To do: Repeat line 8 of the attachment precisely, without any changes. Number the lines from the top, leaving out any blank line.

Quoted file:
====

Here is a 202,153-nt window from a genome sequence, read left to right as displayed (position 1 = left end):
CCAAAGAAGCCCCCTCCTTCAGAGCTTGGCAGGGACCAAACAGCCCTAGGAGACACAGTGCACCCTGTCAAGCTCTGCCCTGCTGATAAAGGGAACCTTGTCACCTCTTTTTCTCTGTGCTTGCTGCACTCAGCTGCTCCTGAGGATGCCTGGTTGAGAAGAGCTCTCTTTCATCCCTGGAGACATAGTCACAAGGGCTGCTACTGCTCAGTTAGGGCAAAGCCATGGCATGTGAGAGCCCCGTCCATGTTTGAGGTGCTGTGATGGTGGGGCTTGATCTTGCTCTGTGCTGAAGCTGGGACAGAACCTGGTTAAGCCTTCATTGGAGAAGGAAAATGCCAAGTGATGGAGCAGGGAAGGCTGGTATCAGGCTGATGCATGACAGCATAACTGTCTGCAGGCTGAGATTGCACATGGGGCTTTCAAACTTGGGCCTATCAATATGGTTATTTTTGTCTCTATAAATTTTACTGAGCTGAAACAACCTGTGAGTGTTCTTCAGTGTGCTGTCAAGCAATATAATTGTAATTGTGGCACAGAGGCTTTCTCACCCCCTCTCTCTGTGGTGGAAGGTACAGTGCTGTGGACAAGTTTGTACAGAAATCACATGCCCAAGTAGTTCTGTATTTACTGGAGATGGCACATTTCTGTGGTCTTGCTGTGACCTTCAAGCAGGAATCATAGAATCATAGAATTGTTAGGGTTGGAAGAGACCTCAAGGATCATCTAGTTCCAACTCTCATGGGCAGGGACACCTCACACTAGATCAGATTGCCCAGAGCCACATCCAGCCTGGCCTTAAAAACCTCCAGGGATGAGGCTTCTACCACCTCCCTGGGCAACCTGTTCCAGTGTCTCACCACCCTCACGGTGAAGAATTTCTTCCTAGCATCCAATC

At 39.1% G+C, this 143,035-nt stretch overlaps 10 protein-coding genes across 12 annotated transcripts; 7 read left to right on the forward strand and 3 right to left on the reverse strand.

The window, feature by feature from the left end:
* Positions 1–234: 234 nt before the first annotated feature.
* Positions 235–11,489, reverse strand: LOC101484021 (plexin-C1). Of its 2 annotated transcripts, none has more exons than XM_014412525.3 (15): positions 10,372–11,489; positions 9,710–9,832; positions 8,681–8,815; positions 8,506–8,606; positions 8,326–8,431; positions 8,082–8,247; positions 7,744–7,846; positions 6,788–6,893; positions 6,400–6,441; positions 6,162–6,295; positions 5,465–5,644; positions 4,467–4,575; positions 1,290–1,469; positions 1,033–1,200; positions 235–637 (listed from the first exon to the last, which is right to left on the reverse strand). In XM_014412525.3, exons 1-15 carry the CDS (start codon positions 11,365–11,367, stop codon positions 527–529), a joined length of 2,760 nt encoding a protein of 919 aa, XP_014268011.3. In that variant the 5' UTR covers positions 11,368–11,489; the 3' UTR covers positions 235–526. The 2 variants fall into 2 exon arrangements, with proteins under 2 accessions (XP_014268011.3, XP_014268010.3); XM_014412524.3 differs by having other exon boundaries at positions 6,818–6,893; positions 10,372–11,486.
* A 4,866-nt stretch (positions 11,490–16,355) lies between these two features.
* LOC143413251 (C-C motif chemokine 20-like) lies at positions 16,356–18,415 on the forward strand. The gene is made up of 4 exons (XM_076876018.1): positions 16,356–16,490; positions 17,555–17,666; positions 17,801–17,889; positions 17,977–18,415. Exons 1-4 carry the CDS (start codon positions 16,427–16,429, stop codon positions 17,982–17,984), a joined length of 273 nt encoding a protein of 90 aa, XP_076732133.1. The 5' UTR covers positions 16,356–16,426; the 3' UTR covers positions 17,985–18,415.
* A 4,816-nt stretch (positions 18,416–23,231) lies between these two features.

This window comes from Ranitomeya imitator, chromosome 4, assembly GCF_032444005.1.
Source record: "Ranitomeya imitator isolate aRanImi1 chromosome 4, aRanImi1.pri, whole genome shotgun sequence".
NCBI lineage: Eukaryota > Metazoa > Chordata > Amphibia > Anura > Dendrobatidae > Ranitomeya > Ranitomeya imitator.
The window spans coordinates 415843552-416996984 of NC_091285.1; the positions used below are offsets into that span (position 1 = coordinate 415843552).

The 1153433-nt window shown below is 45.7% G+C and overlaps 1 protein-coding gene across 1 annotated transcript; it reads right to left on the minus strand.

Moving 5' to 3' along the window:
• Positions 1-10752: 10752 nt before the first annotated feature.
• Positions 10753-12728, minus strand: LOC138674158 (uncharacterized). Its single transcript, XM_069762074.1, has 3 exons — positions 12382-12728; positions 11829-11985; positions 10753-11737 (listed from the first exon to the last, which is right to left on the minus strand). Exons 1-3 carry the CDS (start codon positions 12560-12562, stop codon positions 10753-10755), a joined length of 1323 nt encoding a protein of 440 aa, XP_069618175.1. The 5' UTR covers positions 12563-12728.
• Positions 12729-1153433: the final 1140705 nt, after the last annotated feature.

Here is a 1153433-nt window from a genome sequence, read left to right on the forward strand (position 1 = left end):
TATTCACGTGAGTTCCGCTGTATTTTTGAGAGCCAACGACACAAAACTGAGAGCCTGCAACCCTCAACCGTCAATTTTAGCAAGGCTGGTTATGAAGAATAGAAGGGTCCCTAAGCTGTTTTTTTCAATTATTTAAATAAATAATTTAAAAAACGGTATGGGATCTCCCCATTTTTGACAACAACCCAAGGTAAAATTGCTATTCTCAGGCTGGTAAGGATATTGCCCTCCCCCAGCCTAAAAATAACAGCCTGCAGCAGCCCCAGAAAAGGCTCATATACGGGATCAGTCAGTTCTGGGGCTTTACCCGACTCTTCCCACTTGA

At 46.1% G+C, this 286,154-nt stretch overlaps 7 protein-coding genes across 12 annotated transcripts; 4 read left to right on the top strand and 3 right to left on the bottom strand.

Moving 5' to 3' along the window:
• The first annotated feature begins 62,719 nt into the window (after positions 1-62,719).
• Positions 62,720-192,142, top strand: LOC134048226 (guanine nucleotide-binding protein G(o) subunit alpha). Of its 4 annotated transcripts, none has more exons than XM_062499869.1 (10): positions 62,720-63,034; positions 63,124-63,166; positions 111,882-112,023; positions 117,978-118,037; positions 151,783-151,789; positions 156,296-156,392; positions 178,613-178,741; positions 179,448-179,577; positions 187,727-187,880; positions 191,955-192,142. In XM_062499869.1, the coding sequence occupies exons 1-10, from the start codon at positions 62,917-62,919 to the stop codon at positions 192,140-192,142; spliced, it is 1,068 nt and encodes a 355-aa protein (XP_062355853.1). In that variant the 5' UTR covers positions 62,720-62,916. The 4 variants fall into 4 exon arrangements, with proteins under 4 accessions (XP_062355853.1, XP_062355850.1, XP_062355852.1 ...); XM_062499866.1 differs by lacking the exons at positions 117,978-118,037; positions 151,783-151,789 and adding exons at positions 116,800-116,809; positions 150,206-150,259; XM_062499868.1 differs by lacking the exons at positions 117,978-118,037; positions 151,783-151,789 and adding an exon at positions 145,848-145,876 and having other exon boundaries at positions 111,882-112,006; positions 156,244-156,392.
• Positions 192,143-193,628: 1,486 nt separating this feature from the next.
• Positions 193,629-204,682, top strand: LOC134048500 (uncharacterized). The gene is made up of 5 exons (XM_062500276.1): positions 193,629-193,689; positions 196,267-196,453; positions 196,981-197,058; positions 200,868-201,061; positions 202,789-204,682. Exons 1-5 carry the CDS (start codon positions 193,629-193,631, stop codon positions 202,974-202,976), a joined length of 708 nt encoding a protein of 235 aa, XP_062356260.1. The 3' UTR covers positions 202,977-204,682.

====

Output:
* LOC143413251 (C-C motif chemokine 20-like) lies at positions 16,356–18,415 on the forward strand. The gene is made up of 4 exons (XM_076876018.1): positions 16,356–16,490; positions 17,555–17,666; positions 17,801–17,889; positions 17,977–18,415. Exons 1-4 carry the CDS (start codon positions 16,427–16,429, stop codon positions 17,982–17,984), a joined length of 273 nt encoding a protein of 90 aa, XP_076732133.1. The 5' UTR covers positions 16,356–16,426; the 3' UTR covers positions 17,985–18,415.